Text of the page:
Aussie football god Ange Postecoglou has inked a life-changing opportunity, managing Premier League superpower Tottenham.
It was a journey all the way from the A-League; he’ll be Australia’s first coaching product to pilot an English football club. And was it a surprise to see the wildly successful manager discounted and discredited, as the news solidified? Probably not.
But anyone familiar with Postecoglou’s incredible management record know that Spurs are lucky to have him.
If we’re being honest here, Postecoglou is too good to go to a mid-table club with mess to clean up. Prior to this news, it seemed more fitting that he’d either take a club from the brink of relegation to the Champions League, in an incredible rags to riches story.
Or one day heads to Liverpool, his childhood favourite club, pending the prospects of the Reds’ 2023-24 season. A mid-table club, particularly one with a recent history of sacking managers like Spurs, just feels beneath Postecoglou at this point.
But for the Spurs fans who still aren’t convinced that the club could stand to do a lot worse than Ange Postecoglou, let’s take a chronological walk down memory lane and look at everything he has achieved.
Ange Postecoglou’s monumental management record
Postecoglou kicked off his coaching career at his boyhood club the South Melbourne Hellas. He started as an assistant coach but took over the head coaching position in 1996.
Almost immediately, Postecoglou broke the team’s seven year losing streak, leading South Melbourne to two consecutive National Soccer League (NSL) titles in 1997/98 and 1998/99. He also won the 1999 Oceania Club Championship and led South Melbourne to securing a place in the 2000 FIFA Club World Championship.
After a cracking start to his management career, Postecoglou quickly went from club level to national level, serving as the Young Socceroos coach in 2000. He coached the U20 team until 2007, but was replaced after Australia failed to qualify for the U20 FIFA World Cup that year.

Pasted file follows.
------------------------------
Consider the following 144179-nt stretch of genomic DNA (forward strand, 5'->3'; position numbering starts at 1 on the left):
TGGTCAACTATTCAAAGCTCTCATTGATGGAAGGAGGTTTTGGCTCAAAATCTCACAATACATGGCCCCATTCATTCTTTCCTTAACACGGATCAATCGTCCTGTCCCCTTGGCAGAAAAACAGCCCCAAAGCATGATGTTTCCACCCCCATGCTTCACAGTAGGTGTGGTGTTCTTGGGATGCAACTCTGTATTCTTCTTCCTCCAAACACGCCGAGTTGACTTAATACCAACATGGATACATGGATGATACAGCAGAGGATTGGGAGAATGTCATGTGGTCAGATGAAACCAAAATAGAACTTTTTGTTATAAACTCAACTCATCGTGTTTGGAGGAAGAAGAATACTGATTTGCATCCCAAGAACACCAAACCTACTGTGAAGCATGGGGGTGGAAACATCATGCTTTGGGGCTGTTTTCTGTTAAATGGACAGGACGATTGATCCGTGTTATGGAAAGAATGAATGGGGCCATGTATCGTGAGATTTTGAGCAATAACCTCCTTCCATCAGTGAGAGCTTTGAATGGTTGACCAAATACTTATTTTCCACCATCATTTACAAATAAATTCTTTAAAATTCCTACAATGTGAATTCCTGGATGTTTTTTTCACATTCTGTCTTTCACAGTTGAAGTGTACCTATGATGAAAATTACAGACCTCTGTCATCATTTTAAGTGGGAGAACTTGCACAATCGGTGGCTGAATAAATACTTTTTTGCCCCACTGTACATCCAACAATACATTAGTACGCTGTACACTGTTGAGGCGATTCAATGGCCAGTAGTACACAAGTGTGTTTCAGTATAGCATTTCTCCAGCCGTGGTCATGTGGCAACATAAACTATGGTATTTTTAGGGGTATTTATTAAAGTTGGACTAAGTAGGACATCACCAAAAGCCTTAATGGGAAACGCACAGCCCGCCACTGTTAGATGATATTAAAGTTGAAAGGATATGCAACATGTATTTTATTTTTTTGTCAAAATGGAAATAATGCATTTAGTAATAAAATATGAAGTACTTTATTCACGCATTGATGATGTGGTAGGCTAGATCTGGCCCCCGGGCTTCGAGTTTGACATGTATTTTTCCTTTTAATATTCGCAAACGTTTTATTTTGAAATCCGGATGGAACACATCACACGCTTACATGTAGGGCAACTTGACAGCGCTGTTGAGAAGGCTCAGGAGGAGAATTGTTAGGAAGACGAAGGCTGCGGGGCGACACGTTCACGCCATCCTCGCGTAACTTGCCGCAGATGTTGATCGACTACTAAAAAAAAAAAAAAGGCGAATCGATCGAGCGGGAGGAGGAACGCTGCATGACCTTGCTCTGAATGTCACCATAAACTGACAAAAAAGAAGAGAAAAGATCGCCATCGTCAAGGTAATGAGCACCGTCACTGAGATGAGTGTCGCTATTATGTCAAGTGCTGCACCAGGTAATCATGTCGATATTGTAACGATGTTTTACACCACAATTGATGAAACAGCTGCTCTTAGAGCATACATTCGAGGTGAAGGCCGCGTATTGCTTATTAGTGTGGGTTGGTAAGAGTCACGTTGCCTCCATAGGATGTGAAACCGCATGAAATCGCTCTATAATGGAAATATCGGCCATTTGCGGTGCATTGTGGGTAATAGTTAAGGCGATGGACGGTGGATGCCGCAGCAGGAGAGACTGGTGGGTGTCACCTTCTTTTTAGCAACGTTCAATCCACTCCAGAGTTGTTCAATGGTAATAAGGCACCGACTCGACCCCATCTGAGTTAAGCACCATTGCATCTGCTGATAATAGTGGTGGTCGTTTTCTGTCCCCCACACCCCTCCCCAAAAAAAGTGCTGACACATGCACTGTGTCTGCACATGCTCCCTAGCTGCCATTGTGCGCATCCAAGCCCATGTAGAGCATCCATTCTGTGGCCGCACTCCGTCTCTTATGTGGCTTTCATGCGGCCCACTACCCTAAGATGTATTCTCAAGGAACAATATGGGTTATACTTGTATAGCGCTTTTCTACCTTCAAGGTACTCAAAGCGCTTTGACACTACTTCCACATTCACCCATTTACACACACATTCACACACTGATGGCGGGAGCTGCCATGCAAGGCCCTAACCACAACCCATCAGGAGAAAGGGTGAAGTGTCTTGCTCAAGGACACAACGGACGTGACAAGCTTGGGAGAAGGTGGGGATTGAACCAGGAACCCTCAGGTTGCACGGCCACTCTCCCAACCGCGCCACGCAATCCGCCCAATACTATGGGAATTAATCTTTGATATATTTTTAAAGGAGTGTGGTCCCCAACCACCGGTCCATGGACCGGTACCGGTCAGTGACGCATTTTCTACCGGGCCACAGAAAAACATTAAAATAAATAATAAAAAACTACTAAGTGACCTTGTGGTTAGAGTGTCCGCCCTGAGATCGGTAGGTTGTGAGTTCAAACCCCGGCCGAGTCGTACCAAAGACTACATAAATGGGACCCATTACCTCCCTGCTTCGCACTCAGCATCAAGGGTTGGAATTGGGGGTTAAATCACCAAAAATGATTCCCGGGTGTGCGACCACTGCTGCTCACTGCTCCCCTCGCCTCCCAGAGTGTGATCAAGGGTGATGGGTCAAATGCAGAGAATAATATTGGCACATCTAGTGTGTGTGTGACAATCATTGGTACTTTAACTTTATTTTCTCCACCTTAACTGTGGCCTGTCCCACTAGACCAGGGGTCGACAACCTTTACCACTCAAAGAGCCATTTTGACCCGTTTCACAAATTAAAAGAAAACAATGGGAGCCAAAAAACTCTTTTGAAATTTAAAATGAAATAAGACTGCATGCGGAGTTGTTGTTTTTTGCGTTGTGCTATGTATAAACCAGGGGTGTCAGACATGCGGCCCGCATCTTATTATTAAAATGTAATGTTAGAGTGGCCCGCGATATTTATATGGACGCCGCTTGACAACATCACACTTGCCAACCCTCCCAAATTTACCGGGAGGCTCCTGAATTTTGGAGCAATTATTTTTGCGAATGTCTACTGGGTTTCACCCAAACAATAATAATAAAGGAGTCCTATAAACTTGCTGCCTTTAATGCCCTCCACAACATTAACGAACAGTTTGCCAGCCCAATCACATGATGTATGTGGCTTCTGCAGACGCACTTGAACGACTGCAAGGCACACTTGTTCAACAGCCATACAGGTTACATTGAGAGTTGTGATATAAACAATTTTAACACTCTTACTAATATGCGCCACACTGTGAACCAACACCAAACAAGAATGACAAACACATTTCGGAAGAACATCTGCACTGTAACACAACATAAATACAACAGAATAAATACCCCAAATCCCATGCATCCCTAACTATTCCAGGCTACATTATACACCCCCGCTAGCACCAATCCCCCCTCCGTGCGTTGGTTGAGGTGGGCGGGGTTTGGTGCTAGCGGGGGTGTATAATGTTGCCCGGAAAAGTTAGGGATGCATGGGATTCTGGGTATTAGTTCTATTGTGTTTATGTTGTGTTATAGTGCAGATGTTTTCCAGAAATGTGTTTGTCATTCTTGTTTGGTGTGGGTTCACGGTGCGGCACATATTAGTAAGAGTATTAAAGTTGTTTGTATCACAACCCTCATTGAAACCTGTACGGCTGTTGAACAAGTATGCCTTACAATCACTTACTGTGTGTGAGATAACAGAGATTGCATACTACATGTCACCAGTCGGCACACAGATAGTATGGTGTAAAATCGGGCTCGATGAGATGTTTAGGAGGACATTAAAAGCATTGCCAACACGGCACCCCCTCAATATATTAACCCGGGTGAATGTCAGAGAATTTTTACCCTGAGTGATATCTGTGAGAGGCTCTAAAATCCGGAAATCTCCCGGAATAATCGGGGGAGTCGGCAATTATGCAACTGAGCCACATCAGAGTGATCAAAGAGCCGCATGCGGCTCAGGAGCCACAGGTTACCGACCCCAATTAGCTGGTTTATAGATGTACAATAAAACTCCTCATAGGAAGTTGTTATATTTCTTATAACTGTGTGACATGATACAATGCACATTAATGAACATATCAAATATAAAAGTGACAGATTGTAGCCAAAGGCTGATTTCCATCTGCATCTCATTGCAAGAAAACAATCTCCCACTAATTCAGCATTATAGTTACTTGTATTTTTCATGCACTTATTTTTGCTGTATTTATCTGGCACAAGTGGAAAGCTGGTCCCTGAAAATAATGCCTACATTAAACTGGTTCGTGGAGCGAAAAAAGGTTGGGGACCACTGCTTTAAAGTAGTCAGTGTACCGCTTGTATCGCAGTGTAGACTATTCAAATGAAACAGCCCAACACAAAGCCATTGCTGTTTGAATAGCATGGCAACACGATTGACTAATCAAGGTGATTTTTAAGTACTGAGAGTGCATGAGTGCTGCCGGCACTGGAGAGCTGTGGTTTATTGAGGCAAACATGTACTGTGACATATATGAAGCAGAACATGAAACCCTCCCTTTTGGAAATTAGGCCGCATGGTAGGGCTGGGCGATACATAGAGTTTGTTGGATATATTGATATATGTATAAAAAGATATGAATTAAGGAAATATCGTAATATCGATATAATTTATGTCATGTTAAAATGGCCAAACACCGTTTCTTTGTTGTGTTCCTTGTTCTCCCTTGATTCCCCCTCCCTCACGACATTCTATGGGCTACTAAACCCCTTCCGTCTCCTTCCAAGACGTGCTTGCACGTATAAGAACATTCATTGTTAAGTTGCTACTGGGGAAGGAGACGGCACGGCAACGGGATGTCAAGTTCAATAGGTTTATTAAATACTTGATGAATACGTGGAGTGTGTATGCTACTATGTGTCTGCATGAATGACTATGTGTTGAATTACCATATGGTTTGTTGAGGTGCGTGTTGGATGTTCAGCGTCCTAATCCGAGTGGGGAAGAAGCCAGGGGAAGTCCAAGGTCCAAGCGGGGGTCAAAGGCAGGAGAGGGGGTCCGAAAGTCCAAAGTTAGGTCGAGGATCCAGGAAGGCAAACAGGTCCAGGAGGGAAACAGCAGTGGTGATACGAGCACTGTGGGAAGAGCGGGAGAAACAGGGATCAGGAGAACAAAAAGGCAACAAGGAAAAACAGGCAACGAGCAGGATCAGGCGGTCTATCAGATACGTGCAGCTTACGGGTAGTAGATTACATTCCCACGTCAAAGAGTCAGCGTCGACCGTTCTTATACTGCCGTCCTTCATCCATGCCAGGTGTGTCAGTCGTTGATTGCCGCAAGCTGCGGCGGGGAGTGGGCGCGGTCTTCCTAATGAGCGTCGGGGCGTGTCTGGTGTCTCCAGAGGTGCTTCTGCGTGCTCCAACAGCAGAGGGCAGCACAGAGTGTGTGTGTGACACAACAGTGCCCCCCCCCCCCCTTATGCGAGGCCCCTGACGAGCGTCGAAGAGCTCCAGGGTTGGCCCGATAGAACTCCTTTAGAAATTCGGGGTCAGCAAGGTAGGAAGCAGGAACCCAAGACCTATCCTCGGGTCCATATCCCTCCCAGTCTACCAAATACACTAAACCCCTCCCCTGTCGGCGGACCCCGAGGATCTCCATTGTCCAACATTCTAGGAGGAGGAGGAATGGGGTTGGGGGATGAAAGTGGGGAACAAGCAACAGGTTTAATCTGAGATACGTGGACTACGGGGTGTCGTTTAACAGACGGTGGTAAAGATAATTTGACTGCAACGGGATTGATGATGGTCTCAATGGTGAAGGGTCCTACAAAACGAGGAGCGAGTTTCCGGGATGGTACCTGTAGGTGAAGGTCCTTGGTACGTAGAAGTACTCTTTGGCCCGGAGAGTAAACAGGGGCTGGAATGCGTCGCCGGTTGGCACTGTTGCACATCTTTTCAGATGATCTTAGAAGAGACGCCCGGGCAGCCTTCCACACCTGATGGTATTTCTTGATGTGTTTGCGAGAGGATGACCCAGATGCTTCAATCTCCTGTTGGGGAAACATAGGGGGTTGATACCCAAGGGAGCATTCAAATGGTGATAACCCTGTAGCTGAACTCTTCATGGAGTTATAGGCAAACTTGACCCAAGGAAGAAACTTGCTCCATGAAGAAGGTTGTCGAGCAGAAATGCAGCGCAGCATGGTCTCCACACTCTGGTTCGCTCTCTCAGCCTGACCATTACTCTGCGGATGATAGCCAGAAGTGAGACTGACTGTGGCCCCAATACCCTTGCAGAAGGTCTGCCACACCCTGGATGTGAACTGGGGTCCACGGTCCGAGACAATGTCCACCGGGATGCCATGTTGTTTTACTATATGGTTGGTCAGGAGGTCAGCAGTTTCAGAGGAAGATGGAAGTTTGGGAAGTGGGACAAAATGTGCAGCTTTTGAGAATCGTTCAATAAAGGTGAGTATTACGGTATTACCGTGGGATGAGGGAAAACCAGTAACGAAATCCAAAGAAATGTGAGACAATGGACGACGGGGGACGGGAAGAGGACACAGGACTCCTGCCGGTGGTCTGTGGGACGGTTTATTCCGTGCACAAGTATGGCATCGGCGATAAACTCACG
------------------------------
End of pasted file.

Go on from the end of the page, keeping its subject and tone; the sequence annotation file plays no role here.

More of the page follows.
It was during this time that his infamous on-air argument with former Socceroo-turned-pundit Craig Foster tarnished his reputation and employability — prompting Ange to return to third division management and a side hustle running coaching clinics.
But by 2009, Ange Postecoglou was ready to make a comeback, and rebuilding Brisbane Roar was the perfect place to do it.
Taking over Roar after Frank Farina’s departure, Postecoglou gutted and rebuilt the team from the ground up.
He led Roar to both the Premiership and the Championship the following season, after losing just one game all season — breaking the record for an unbeaten run with a massive 36-game streak.
He then followed it up with another championship in 2011/12 before leaving the club on a high at the end of the 2011/12 season with two championships, a premiership and an AFC Champions League qualification. Not bad for his return to top flight football, to say the least.
After rebuilding Brisbane Roar, Ange’s next project was Melbourne Victory in 2012 — where he signed a three-year deal. He had 14 players depart and signed 15 new players in a complete overhaul of the club — many of whom went on to do great things for Victory and in their individual careers.